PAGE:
The South Kootenay Green Link ATP will establish an integrated active transportation corridor that promotes sustainable and healthy modes of travel. The project will address the need for safe, interconnected routes for cyclists, pedestrians, and other active transportation users. It will tackle the region's unique challenges, such as varying elevations and routes adjacent to highways. By focusing on inclusivity and adhering to best practices from the BC Active Transportation Design Guide, the ATP seeks to make active transportation a practical and attractive choice for all residents.


Safety and Challenges

Despite the natural beauty and opportunities for outdoor activities in the region, there is a lack of interconnected, safe, and accessible routes for cyclists, pedestrians and other active transportation users. This hinders the ability of residents to adopt more sustainable modes of transportation, leading to increased car usage, environmental impact, and missed opportunities for health and well-being. The region presents unique challenges for active transportation, including varying elevations and direct routes adjacent to highways. The planning process will explore solutions to these issues.


Solution

The South Kootenay Green Link ATP aims to address these challenges by developing an All Ages and Abilities (AAA) active transportation corridor, guided by the BC Active Transportation Design Guide (2019). This Active Transportation connection will be comfortable, convenient, attractive, and safe for everyone, encouraging more residents to embrace active transportation and leading to a healthier, more environmentally conscious community.


Engagement and Feedback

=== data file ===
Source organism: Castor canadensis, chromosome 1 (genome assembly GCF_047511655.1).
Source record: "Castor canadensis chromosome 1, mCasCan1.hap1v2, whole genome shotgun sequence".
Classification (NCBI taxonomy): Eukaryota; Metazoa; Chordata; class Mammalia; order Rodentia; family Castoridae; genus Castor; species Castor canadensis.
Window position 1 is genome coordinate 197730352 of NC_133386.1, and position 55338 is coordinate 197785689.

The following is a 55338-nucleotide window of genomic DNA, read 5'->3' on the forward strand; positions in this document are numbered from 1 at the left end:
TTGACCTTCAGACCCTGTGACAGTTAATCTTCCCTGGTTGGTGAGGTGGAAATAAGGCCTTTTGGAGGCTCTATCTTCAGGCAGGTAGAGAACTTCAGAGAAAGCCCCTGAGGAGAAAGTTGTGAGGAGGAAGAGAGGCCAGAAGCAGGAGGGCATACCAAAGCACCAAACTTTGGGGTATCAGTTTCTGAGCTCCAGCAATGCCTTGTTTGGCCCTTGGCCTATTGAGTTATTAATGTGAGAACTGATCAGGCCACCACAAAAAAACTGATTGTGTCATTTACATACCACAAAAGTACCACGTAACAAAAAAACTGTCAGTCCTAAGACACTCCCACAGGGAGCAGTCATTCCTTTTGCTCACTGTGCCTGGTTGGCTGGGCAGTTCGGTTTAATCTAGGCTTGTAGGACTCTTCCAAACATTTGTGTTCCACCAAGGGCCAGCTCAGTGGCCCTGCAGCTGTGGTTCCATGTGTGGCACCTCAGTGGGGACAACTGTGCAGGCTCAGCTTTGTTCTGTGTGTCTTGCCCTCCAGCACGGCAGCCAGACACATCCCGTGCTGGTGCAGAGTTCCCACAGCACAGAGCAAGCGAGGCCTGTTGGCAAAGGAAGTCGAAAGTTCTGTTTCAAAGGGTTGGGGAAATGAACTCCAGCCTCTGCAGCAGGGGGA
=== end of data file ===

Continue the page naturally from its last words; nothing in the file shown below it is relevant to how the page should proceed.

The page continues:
The South Kootenay Green Link led by the Steering Committee, comprising of representatives from the involved communities and the Ministry of Transportation and Infrastructure, is committed to engaging stakeholders and the public throughout the process. Together, we can create a vibrant, connected, and sustainable active transportation network.


What is Active Transportation?

Active transportation, as defined in the BC Active Transportation Design Guide, includes any form of human-powered transportation, including walking, cycling, or rolling using a skateboard, in-line skates, wheelchair or other wheel-based forms of human-powered transportation.



Questions

Do you have questions about the South Kootenay Green Link Active Transportation Plan? Just reach out here! 

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  • Share How will you maintain it in the winter ? on Facebook Share How will you maintain it in the winter ? on Twitter Share How will you maintain it in the winter ? on Linkedin Email How will you maintain it in the winter ? link

    How will you maintain it in the winter ?

    Larry Doell asked 12 months ago

    Thank you for your question. We haven't determined yet whether the Green Link will be an all season trail, but it will be taken into consideration as the Active Transportation Plan is developed. Maintenance will be dependent on the types of pathways that are created.